I recognize that when most people turn 21, there is excitement for a new level of independence and responsibility. In becoming an adult, many people are working toward a degree to secure them a job that affords them independence from their parents. In my case, being physically disabled, [finding] this kind of independence is a daily struggle. For me, and others like me, I have had many years to think about turning 21, and the way my life could drastically change. As it is quickly approaching, I often think about what is going to happen. Where will I end up? How will I manage without the care I am so dependent upon? While I know that my independence is not going to look the same as it does for many others, I still greatly desire it and have been so blessed to have the chance to experience [it] over the past 3 years.
In the fall of 2009, I left my home in Indian Harbour Beach and moved one and a half hours away to Orlando, Florida to attend college at UCF. I live on campus in a dorm room and rely on help from skilled nurses approved by Medicaid.
Currently in Florida we have a very good system for disabled people under the age of 21. Medicaid provides us with most of our medically necessary equipment and various levels of supplemental skilled nursing care, depending on our needs. Due to the severity of my disabilities, and the fact that my parents both work, the state has deemed me eligible for their services, which include 24/6 nursing care. My mom comes over every Sunday to help me on the seventh day. With this nursing care help I decided to use this opportunity to go to college and pursue a degree in Web Design. Because of my medical needs, which include the 24/7 use of a Bi-Pap breathing machine, a feeding tube, oxygen, suction, and wheelchair dependence, the state requires that my nurses be at the level of an LPN or higher. These nurses are very good and help me do everything from bathing, toileting, feeding, breathing exercises, positioning me in my wheelchair, and accompanying me wherever I go. I no longer have precise use, if any use, of my limbs, except a little movement in my hands, which I use to manipulate the joystick on my wheelchair and the mouse on my computer.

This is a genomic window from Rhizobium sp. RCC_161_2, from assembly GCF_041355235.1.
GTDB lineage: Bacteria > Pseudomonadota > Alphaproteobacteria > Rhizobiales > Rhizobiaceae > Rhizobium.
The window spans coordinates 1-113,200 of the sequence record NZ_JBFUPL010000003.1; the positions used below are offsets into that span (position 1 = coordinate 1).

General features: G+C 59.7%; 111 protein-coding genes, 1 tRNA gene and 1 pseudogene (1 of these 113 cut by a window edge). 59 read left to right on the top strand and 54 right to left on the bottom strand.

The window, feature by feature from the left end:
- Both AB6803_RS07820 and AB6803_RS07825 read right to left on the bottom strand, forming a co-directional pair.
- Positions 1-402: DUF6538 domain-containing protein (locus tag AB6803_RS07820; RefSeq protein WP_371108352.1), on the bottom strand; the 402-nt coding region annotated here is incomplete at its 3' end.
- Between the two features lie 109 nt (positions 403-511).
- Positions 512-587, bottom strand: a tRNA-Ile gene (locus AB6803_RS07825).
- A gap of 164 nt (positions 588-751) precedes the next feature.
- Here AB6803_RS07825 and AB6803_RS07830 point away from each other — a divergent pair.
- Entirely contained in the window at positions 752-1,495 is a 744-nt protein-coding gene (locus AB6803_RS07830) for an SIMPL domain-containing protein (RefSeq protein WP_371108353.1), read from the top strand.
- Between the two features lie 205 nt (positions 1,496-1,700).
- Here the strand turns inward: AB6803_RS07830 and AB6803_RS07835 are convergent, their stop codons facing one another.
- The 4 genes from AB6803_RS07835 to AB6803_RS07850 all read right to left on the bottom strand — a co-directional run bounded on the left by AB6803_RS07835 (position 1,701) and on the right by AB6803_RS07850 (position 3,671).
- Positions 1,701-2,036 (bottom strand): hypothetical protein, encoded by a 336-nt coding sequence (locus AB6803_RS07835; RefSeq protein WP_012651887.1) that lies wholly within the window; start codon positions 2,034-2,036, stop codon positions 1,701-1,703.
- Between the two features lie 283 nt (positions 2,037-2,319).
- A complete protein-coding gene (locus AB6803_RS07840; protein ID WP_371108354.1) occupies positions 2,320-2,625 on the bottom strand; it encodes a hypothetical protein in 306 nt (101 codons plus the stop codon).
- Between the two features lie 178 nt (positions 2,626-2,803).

A typical day for me starts with my nurses getting me dressed and ready and positioning me in my wheelchair, all of which takes about 2 hours. The time in my wheelchair is limited because it’s tiring for me to sit up for long periods of time. This makes scheduling my classes somewhat daunting, having to plan breaks throughout the day so that I can lay down to rest and toilet. Since I cannot use my hands to write, I either record the lectures, or make use of note-takers. When I return to my dorm room I lay down, turn on my side and prop one hand on top of the other which gives me limited use of the mouse on my computer. From here I can complete my studies. It’s a very time consuming process to use an on-screen keyboard, typing one letter at a time, but I have managed to progress within my major (Digital Media). I made Dean’s List last year, and I hope to graduate in another year or so. I also get a lot of help from friends. Some offer to take notes for me, and others take time out of their day to drive me or attend class with me, to act as my hands on the computer since I am not able to maneuver a mouse while I’m sitting up. I feel very blessed for their help!